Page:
National Defence-Mr. Mackenzie King

for this amendment who ought to think for one moment of supporting it; they all ought to ask to have it withdrawn.

Comparisons or contrasts of the kind are however beside the question. Either money is needed for purposes of defence or it is not. What we propose to spend on defence is not to be justified by comparison with anything else, it is to be justified with respect to the needs of defence alone. It could be justified in all these other ways if one wished to do so, but my point is that any criticism of the government in respect to the defence estimates must be made on the score of what we are spending for defence in the light of the world situation as we know it and of Canada's position as we know it in reference to dangers that may arise. I should like to ask hon. members of the group opposite if any one of them to-day will rise in his seat and say that in the light of the world situation, as he understands it, he thinks we are spending too much for defence in Canada at this time.

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CCF

James Shaver Woodsworth

Co-operative Commonwealth Federation (C.C.F.)

Mr. WOODSWORTH:

That is the position we take. I do not need to reiterate it. I think it is simple nonsense to be spending as much as we are.

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?

Some hon. MEMBERS:

Order.

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LIB

William Lyon Mackenzie King (Prime Minister; Secretary of State for External Affairs; President of the Privy Council)

Liberal

Mr. MACKENZIE KING:

Well, if that is the position my hon. friend takes, he has not had the courage to put it in his amendment. That is just the criticism I make of the amendment. I know very well what is going to happen as time slips along. Let the dangers increase to some extent, and what will hon. members say who support this amendment? "Oh, we never opposed the amount of money that the government was proposing to spend for defence."

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CCF

James Shaver Woodsworth

Co-operative Commonwealth Federation (C.C.F.)

Mr. WOODSWORTH:

You will see, when we come to it.

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LIB

Walter Edward Foster (Speaker of the Senate)

Liberal

Mr. SPEAKER:

Order.

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LIB

William Lyon Mackenzie King (Prime Minister; Secretary of State for External Affairs; President of the Privy Council)

Liberal

Mr. MACKENZIE KING:

"All we did was to say that the contrast between what was being spent for defence and what was being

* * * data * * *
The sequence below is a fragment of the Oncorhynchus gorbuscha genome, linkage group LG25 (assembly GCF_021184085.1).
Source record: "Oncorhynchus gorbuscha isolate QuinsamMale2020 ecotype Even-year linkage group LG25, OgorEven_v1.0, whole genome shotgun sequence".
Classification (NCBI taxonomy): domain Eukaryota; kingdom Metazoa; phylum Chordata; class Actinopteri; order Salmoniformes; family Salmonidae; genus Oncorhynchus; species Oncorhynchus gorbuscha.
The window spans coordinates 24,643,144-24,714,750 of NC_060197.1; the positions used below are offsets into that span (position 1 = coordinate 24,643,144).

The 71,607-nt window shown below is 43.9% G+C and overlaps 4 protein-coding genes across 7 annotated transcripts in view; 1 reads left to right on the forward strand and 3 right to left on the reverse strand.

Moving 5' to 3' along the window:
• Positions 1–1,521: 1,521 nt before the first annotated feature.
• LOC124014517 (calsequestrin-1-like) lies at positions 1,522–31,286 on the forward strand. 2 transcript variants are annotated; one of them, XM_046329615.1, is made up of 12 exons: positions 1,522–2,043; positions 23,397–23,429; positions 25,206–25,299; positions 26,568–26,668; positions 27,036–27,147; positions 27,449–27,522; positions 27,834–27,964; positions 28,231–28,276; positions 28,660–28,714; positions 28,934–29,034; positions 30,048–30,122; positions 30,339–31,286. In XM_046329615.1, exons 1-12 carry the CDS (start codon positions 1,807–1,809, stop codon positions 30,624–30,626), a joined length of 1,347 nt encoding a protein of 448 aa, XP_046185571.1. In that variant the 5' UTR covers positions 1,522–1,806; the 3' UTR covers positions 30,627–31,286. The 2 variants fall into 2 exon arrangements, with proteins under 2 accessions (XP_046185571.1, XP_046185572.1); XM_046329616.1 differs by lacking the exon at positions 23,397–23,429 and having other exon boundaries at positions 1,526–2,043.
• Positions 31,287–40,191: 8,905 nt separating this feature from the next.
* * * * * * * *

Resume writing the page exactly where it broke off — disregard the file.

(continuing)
spent for social services was a matter of concern."

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LIB

Ernest Lapointe (Minister of Justice and Attorney General of Canada)

Liberal

Mr. LAPOINTE (Quebec East):

We are concerned about it.

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LIB

William Lyon Mackenzie King (Prime Minister; Secretary of State for External Affairs; President of the Privy Council)

Liberal

Mr. MACKENZIE KING:

Let me now come to what we are proposing to spend for purposes of defence, and why the amount is what it is. And just here may I say that governments are necessarily controlled, in the matters which they submit to parliament, by the actual conditions with which their countries may be faced at any particular time. When

a government brings in its estimates it does not bring in just what it pleases or what pleases it most. It has regard to conditions as they exist, and must consider what is necessary, and what it believes the people of the country believe to be necessary properly to meet those conditions. If there were no dangers in the world at the present time, if there were no threat of international war, if there were no impending calamity on a scale such as everyone, who is reflecting on the world situation, realizes that there is, certainly it would be an extraordinary thing for the government to bring in increases in defence estimates. But when countries are facing an altogether new situation, a government which has responsibility for defence must assume that responsibility in the light of existing conditions.

To understand why the defence estimates contain the increases they do, it is necessary to take account not merely of what has happened within the last year or two, but to view the world situation as it has developed in the years since the war. Quickly reviewing conditions, as they are known to all, we can see the reason why, for a considerable period of time, defepce estimates were kept at a very low figure, and also why, at the present time, estimates have had to be increased not only by Canada but by countries all over the world that are seeking to maintain their liberties and freedom and free institutions.